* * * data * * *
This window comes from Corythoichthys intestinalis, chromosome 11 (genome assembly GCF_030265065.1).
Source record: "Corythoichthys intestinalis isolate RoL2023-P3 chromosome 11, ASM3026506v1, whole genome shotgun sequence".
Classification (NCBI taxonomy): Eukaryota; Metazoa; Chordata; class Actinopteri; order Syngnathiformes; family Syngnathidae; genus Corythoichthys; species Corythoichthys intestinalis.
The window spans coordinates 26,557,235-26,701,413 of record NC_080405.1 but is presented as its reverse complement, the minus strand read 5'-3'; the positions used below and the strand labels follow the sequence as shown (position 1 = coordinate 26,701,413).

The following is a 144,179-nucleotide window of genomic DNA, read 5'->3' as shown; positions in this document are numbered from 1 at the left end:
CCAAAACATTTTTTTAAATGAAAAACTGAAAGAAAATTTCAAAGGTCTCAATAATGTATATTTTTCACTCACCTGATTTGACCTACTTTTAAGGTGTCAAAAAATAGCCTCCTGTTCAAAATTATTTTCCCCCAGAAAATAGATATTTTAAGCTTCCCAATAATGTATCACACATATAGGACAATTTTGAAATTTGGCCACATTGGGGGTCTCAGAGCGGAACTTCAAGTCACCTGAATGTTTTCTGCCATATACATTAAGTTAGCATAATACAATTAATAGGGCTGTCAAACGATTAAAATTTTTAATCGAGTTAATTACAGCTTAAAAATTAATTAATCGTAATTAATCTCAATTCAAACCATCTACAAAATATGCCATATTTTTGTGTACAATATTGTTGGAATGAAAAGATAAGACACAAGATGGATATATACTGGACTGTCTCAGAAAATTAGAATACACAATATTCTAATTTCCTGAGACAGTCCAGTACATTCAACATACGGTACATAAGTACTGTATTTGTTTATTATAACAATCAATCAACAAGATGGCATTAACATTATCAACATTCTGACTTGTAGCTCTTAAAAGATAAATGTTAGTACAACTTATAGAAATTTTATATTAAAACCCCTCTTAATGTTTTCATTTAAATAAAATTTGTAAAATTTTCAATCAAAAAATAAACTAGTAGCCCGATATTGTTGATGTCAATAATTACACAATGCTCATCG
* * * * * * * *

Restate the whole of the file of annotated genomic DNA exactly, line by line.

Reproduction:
This window comes from Corythoichthys intestinalis, chromosome 11 (genome assembly GCF_030265065.1).
Source record: "Corythoichthys intestinalis isolate RoL2023-P3 chromosome 11, ASM3026506v1, whole genome shotgun sequence".
Classification (NCBI taxonomy): Eukaryota; Metazoa; Chordata; class Actinopteri; order Syngnathiformes; family Syngnathidae; genus Corythoichthys; species Corythoichthys intestinalis.
The window spans coordinates 26,557,235-26,701,413 of record NC_080405.1 but is presented as its reverse complement, the minus strand read 5'-3'; the positions used below and the strand labels follow the sequence as shown (position 1 = coordinate 26,701,413).

The following is a 144,179-nucleotide window of genomic DNA, read 5'->3' as shown; positions in this document are numbered from 1 at the left end:
CCAAAACATTTTTTTAAATGAAAAACTGAAAGAAAATTTCAAAGGTCTCAATAATGTATATTTTTCACTCACCTGATTTGACCTACTTTTAAGGTGTCAAAAAATAGCCTCCTGTTCAAAATTATTTTCCCCCAGAAAATAGATATTTTAAGCTTCCCAATAATGTATCACACATATAGGACAATTTTGAAATTTGGCCACATTGGGGGTCTCAGAGCGGAACTTCAAGTCACCTGAATGTTTTCTGCCATATACATTAAGTTAGCATAATACAATTAATAGGGCTGTCAAACGATTAAAATTTTTAATCGAGTTAATTACAGCTTAAAAATTAATTAATCGTAATTAATCTCAATTCAAACCATCTACAAAATATGCCATATTTTTGTGTACAATATTGTTGGAATGAAAAGATAAGACACAAGATGGATATATACTGGACTGTCTCAGAAAATTAGAATACACAATATTCTAATTTCCTGAGACAGTCCAGTACATTCAACATACGGTACATAAGTACTGTATTTGTTTATTATAACAATCAATCAACAAGATGGCATTAACATTATCAACATTCTGACTTGTAGCTCTTAAAAGATAAATGTTAGTACAACTTATAGAAATTTTATATTAAAACCCCTCTTAATGTTTTCATTTAAATAAAATTTGTAAAATTTTCAATCAAAAAATAAACTAGTAGCCCGATATTGTTGATGTCAATAATTACACAATGCTCATCG